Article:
Equivalence is the more common form of the noun meaning the state or condition of being equal or interchangeable. Equivalency is usually just a less common variant of equivalence, with the main exception being in relation to American and Canadian educational equivalency exams (see below for examples).
This ngram, which graphs the use of equivalence and equivalency in a large number of English-language books published from 1800 to 2000, shows that there is no competition:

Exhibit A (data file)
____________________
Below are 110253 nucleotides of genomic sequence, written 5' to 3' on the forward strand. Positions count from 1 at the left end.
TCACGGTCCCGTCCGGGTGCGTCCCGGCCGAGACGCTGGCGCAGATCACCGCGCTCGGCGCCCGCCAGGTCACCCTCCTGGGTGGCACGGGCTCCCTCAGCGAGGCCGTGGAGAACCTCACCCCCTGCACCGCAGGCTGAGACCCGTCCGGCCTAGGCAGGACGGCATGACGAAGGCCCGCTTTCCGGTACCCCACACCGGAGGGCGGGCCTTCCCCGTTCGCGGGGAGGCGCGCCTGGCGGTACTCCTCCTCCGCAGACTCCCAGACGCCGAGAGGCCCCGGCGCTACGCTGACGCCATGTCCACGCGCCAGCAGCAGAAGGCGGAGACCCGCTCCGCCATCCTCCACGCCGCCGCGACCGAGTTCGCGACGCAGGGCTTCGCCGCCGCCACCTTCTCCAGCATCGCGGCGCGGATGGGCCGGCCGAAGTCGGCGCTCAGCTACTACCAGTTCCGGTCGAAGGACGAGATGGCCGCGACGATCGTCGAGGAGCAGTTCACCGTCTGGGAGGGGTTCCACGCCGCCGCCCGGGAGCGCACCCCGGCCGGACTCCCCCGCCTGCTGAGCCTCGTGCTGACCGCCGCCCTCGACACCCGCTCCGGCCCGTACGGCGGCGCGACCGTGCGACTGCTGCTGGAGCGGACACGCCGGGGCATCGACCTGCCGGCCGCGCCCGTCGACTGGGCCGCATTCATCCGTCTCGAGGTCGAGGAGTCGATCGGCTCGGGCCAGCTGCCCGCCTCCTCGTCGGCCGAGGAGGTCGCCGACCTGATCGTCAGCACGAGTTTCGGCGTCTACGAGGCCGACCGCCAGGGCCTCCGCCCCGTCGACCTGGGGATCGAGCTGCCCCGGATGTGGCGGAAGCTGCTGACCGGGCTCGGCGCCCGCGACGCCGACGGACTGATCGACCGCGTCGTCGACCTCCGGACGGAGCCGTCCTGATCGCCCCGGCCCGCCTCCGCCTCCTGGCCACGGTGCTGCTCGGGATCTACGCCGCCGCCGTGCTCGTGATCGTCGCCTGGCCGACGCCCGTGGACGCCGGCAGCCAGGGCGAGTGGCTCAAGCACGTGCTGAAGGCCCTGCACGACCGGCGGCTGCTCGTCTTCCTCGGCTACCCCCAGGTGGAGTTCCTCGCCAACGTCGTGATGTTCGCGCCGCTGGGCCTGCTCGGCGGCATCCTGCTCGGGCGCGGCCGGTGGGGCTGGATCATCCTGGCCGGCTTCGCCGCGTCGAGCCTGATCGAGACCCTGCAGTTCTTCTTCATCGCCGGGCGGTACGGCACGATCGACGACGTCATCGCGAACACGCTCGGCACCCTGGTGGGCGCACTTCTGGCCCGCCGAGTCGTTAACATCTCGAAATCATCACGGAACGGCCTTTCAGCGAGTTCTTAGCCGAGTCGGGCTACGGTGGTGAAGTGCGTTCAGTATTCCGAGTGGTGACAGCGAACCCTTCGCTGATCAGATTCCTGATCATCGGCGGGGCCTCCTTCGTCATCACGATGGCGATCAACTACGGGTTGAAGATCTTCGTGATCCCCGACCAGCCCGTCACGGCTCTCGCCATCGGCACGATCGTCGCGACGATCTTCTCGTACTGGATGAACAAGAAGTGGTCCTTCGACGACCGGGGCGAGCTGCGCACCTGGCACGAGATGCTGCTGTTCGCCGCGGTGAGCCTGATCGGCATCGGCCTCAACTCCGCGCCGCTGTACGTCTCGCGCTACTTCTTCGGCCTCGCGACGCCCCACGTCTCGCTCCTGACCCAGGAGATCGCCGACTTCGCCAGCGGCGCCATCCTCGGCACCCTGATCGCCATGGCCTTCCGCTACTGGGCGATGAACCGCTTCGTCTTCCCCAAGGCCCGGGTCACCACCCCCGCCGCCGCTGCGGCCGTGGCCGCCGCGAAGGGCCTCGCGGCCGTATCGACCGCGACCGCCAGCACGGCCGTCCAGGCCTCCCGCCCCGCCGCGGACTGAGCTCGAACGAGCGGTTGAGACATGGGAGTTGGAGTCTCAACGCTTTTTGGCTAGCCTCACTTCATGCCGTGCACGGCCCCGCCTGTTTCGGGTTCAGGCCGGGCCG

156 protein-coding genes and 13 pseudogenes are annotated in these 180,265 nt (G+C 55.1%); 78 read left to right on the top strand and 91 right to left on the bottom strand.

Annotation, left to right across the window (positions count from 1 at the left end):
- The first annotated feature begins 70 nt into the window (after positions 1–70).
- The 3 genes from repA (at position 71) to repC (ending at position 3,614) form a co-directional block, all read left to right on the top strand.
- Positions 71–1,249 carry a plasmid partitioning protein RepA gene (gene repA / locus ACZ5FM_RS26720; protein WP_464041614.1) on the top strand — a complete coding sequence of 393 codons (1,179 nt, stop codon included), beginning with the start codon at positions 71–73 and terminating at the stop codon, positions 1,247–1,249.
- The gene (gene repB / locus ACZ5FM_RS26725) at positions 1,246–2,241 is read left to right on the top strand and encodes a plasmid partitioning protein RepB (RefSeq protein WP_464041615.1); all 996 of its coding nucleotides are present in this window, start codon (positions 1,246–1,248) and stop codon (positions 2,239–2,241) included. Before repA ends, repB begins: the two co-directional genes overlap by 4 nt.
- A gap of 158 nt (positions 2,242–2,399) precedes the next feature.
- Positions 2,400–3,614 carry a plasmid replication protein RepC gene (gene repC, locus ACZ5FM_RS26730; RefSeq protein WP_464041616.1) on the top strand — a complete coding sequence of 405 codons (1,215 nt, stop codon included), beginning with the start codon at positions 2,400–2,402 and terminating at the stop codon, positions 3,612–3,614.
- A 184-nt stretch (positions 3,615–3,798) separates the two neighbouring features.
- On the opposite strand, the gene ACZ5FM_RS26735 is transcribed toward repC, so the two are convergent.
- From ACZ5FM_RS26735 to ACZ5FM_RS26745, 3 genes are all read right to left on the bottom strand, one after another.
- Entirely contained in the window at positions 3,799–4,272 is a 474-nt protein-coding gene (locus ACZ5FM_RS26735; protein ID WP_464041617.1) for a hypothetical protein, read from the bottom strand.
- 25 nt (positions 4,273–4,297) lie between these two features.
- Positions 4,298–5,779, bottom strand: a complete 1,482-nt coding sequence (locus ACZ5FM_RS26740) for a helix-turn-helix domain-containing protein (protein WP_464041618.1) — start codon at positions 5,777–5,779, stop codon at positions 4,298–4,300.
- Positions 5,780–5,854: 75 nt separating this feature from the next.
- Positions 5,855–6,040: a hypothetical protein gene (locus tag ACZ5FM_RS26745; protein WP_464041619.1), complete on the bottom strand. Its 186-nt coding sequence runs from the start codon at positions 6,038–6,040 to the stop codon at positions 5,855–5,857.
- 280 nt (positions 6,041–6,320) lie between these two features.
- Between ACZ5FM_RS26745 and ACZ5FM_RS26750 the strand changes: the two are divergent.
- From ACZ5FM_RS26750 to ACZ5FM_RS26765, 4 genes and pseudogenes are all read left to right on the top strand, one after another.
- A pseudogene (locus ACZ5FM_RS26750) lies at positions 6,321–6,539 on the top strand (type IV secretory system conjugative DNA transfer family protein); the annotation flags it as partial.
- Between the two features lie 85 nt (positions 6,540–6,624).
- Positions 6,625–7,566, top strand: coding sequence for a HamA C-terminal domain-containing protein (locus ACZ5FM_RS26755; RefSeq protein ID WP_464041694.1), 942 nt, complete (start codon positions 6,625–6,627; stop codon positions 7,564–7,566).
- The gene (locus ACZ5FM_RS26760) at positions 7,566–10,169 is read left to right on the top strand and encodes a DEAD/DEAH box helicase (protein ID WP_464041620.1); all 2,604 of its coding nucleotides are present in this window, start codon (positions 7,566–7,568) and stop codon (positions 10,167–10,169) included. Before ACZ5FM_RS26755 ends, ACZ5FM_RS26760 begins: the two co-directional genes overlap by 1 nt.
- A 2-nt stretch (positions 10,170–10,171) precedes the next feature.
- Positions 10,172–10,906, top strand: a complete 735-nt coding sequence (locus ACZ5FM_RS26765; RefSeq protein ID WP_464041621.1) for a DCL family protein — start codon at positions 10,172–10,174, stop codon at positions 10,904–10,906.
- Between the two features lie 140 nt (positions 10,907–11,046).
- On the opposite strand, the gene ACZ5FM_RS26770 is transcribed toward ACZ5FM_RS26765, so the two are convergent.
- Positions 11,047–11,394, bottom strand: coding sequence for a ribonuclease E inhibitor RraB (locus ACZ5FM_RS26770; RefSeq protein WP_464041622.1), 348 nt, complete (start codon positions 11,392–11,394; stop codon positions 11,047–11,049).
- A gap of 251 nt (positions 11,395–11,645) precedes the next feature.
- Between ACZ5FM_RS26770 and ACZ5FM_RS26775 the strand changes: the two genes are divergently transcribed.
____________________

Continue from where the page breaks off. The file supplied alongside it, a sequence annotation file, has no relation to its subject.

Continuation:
But when we generate a similar ngram graphing the phrases equivalence exam and equivalency exam in American usage, the latter doesn’t even register against the former.
The main use of equivalency is in high-school equivalency, college equivalency, and related phrases, which mostly appear in North America—for example:
[B]ut jailed students historically had just gotten equivalency degrees. [New York Daily News]
He got his high school equivalency, landed immigrant status, then Canadian citizenship. [Globe and Mail]